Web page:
Burgess v. Seligman - 107 U.S. 20 (1883)
U.S. Supreme Court
Burgess v. Seligman, 107 U.S. 20 (1883)
Burgess v. Seligman
Decided January 29, 1883
107 U.S. 20
1. By a statute of Missouri, stockholders of a corporation at its dissolution are liable for its debts, but it is provided that no person holding stock as executor, administrator, guardian, or trustee, and no person holding stock as collateral security, shall be personally subject to such liability, but the persona pledging such stock shall be considered as holding the same, and liable, and the estates and funds in the hands of executors &c., shall be liable. Held 1. That persona to whom a corporation pledges its stock as collateral security are within the exemption of the statute. 2. That certificates of the stock absolute on their face, issued in trust or as collateral security to a creditor, may be shown to be so held by evidence in pals. 3. That the person holding such stock in trust or as collateral security, is not by his voting thereon, estopped from showing that it belongs to the company and that he holds it as collateral security.
2. The Supreme Court of Missouri, after the circuit court had decided this case, made a contrary decision against the same stockholders at the suit of another plaintiff, holding that the clause of exemption in the statute does not extend to persons receiving from the corporation itself stock as collateral security. Held that this Court is not bound to follow the decision.
3. The courts of the United States, in the administration of state laws in cases between citizens of different states, have an independent jurisdiction coordinate with that of the state courts, and are bound to exercise their own judgment as to the meaning and effect of those laws.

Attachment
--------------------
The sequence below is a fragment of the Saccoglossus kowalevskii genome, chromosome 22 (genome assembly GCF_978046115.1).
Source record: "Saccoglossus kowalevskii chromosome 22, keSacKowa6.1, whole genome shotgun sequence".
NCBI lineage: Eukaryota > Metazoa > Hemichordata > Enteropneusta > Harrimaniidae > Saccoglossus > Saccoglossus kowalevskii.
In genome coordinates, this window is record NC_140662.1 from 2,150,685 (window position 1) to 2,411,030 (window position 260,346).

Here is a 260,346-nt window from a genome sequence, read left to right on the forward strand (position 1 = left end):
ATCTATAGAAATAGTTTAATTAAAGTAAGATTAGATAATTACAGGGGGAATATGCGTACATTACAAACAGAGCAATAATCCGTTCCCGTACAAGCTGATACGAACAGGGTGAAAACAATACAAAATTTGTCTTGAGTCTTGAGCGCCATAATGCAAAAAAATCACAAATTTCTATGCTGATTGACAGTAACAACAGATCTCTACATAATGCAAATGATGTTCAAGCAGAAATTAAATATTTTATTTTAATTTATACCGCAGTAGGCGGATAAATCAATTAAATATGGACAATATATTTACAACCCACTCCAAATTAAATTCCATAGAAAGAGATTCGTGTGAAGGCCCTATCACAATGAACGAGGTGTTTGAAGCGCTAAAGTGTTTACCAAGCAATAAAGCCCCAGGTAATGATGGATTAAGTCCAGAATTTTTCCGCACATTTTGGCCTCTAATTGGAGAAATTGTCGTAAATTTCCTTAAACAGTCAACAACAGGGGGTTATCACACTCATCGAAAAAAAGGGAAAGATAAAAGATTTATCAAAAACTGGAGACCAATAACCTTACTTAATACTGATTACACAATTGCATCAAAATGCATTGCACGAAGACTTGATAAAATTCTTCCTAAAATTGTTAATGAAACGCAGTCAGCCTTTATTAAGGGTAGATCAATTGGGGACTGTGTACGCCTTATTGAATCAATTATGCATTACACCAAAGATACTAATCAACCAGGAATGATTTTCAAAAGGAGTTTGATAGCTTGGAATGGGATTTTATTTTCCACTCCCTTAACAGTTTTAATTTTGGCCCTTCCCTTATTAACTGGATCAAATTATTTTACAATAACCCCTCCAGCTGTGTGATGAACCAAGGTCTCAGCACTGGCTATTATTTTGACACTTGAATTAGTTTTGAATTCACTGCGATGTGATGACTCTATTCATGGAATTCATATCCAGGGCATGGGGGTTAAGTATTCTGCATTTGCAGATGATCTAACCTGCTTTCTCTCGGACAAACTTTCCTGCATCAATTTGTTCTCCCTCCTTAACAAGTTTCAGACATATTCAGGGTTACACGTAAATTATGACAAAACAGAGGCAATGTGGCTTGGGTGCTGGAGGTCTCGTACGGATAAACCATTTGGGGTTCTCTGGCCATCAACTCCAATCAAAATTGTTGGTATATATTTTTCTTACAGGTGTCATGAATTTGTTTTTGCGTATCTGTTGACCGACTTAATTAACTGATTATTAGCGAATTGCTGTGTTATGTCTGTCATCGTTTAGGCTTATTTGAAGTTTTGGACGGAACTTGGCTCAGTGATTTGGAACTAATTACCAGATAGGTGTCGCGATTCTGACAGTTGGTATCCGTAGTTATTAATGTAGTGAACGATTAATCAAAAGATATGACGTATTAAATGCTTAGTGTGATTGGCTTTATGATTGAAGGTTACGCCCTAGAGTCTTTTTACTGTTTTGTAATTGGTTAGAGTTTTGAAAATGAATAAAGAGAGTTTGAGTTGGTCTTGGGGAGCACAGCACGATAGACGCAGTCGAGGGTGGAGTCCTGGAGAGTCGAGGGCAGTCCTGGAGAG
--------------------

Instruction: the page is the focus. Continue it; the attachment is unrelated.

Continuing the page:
4. Where, however, by the course of the decisions of the state courts, certain rules are established which become rules of property and action in the state and have all the effect of law -- especially with regard to the law of real estate and the construction of state constitutions and statutes -- the courts of the United States always regard such rules as authoritative declarations of what the law is. But where the law has not been thus settled, it is their right and duty to exercise their own judgment, as they also always do in reference to the doctrines of commercial law and general jurisprudence, and when contracts and transactions have been entered into and rights have accrued thereon under a particular state of the decisions of the state tribunals, or when there has been no decision, the courts of the United States assert the right to adopt their own interpretation of the law applicable to the case although a different interpretation may be given by the state courts after such rights have accrued.
5. But even in such cases, for the sake of harmony and to avoid confusion, the courts of the United States will lean toward an agreement of views with the state courts if the question seems to them balanced with doubt.
6. Acting on these principles of comity, the courts of the United States, without sacrificing their own dignity as independent tribunals, endeavor to avoid, and in most cases do avoid, any unseemly conflict with the well considered decisions of the state courts.
7. As, however, the very object of giving to the national courts jurisdiction to administer the laws of the states in controversies between citizens of different states was to institute independent tribunals which it might be supposed would be unaffected by local prejudices and sectional views, it is their duty to exercise an independent judgment in cases not foreclosed by previous adjudication.
8. A judgment entered by consent for a specific amount, subject to any credits which the defendant may produce vouchers for, is good as between the parties themselves and their privies.
The case is stated in the opinion of the Court.